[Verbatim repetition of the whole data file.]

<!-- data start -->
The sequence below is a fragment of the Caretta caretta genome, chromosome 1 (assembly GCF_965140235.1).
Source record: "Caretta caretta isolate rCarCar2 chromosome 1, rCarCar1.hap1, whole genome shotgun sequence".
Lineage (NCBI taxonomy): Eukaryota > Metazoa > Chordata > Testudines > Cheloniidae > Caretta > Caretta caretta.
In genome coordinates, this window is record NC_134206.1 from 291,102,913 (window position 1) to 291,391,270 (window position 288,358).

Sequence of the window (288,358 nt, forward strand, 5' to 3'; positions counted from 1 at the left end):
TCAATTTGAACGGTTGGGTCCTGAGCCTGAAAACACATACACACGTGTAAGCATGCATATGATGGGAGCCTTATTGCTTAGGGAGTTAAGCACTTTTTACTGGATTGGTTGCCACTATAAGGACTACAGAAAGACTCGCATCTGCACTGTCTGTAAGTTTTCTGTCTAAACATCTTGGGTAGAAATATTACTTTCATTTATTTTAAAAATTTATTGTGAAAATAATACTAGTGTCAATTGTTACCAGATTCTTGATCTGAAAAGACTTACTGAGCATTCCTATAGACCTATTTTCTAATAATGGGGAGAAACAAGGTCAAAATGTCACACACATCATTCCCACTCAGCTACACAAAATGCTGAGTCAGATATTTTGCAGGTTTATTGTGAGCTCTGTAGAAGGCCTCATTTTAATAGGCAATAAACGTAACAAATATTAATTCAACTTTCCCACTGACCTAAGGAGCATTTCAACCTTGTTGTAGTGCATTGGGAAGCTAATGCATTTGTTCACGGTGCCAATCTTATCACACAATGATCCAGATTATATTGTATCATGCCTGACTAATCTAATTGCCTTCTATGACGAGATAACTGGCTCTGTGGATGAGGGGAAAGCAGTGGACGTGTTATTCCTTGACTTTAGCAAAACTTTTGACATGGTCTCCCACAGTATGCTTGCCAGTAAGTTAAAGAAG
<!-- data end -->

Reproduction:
The sequence below is a fragment of the Caretta caretta genome, chromosome 1 (assembly GCF_965140235.1).
Source record: "Caretta caretta isolate rCarCar2 chromosome 1, rCarCar1.hap1, whole genome shotgun sequence".
Lineage (NCBI taxonomy): Eukaryota > Metazoa > Chordata > Testudines > Cheloniidae > Caretta > Caretta caretta.
In genome coordinates, this window is record NC_134206.1 from 291,102,913 (window position 1) to 291,391,270 (window position 288,358).

Sequence of the window (288,358 nt, forward strand, 5' to 3'; positions counted from 1 at the left end):
TCAATTTGAACGGTTGGGTCCTGAGCCTGAAAACACATACACACGTGTAAGCATGCATATGATGGGAGCCTTATTGCTTAGGGAGTTAAGCACTTTTTACTGGATTGGTTGCCACTATAAGGACTACAGAAAGACTCGCATCTGCACTGTCTGTAAGTTTTCTGTCTAAACATCTTGGGTAGAAATATTACTTTCATTTATTTTAAAAATTTATTGTGAAAATAATACTAGTGTCAATTGTTACCAGATTCTTGATCTGAAAAGACTTACTGAGCATTCCTATAGACCTATTTTCTAATAATGGGGAGAAACAAGGTCAAAATGTCACACACATCATTCCCACTCAGCTACACAAAATGCTGAGTCAGATATTTTGCAGGTTTATTGTGAGCTCTGTAGAAGGCCTCATTTTAATAGGCAATAAACGTAACAAATATTAATTCAACTTTCCCACTGACCTAAGGAGCATTTCAACCTTGTTGTAGTGCATTGGGAAGCTAATGCATTTGTTCACGGTGCCAATCTTATCACACAATGATCCAGATTATATTGTATCATGCCTGACTAATCTAATTGCCTTCTATGACGAGATAACTGGCTCTGTGGATGAGGGGAAAGCAGTGGACGTGTTATTCCTTGACTTTAGCAAAACTTTTGACATGGTCTCCCACAGTATGCTTGCCAGTAAGTTAAAGAAG